Joseph C. Kvedar, MD, Vice President, Connected Health, Partners HealthCare, Professor of Dermatology, Harvard Medical School
Digital health technologies can help bridge the gap between the growing number of patients and the shrinking number of healthcare providers. Yet, for teledermatology, there are a number of challenges and opportunities in the adoption of tools like direct-to-consumer (DTC) websites and mobile apps for treating skin disease.
Smartphones, sensors, health trackers and other digital health devices monitor everything from daily step count to blood pressure and sleep patterns. We call this the ‘consumerization of healthcare,’ as individuals have come to expect the same ‘always on, always available’ convenience and service from their healthcare providers as they do for online banking, travel planning and shopping.
For dermatologists, these digital health tools can capture images that allow for the accurate diagnosis of skin disorders from the convenience of an individual’s home and can help to improve clinical outcomes and patient satisfaction. DTC teledermatology could conceivably reduce costs and achieve equal or better quality of care for patients, without them having to leave their home. However, there are still questions around the diagnostic accuracy of teledermatology, especially in the context of a newly formed doctor-patient relationship.
Let’s explore this further:
Most health care requires authentic relationships.
It seems safe to conclude that the possibility of fraud in an online relationship is much higher than in person. Most clinicians feel that forming a relationship with their patients is a core part of providing quality healthcare. Until this authentication challenge is solved, it’s hard to imagine many healthcare interactions with new patients being conducted in an online environment. Videoconferencing certainly adds a great deal of value beyond text-based interactions, but video technology does not offer sufficient resolution for most dermatologic diagnoses, necessitating an added layer of complexity (still images). For this reason, most teledermatology systems do not include video interactions.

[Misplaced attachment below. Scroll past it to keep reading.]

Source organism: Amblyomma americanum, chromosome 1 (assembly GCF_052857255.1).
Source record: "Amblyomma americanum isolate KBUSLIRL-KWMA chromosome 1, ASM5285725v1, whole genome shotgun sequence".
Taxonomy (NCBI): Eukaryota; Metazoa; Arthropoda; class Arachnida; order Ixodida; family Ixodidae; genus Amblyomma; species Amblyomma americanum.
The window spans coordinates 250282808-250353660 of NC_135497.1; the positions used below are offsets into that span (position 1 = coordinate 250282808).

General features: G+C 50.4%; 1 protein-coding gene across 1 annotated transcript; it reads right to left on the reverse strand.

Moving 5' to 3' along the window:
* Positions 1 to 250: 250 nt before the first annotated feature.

How do we define quality care in this new environment?
The idea of allowing patients to upload images of body moles or facial acne for evaluation by providers they have never met gives many of my colleagues great consternation. My colleagues fret that a patient will send them an image of a mole that is benign but ignores a mole that is an incipient melanoma. To me, this seems less onerous than the authentication issue, as patients are capable of managing their own risks when these risks are spelled out.
"DTC teledermatology could conceivably reduce costs and achieve equal or better quality of care for patients, without them having to leave their home. However, there are still questions around the diagnostic accuracy of teledermatology"
A closely related fear or objection is one of physician liability. In this context, the doctor is not only afraid they will provide substandard care by not doing a complete physical exam but that they may be held liable for that omission.
Once again, spelling out that a patient is taking accountability for those aspects of his care not addressed in an online interaction seems reasonable to me. I think the liability concerns are overstated.
Is the technology up to the task at hand?
In the late 1990s, we (and many others) did painstaking clinical studies to empirically test whether a set of digital images is of sufficient quality to be a diagnostic tool in lieu of an in-person exam. There now exists a body of literature that demonstrates this equivalency, with the possible exception of some pigmented lesions. We also carefully examined the feasibility that patients could take their own, clinically accurate, facial images of acne. Are there other examples? Mental health providers routinely care for new patients and conduct follow up visits using video conferencing technology. There are probably a few other examples as well.
To provide a quality care experience online without having met the patient in person, I contend that the following criteria would need to be met:
1. Limit the interactions to problems that have a diagnostic data set that can be easily and reliably acquired by a consumer/patient.
2. Assure that the patient is capable of understanding that the online interaction is problem specific and may carry risks, particularly for the omission of care involving other health problems.
3. Assure that the treatment decisions for the specific condition at hand are algorithmic and do not require an authentic relationship (i.e., the problem is transactional or of low emotional value to both provider and patient).
There are some things to work out, but there is good to be had by encouraging the thoughtful growth of teledermatology. For example, we need more patient-focused regulation and further study. We should also determine which symptoms are properly suited to online diagnosis versus the need for in-person care. The American Telemedicine Association (ATA) offers an accreditation process for DTC telemedicine. This is an important start, but probably not enough.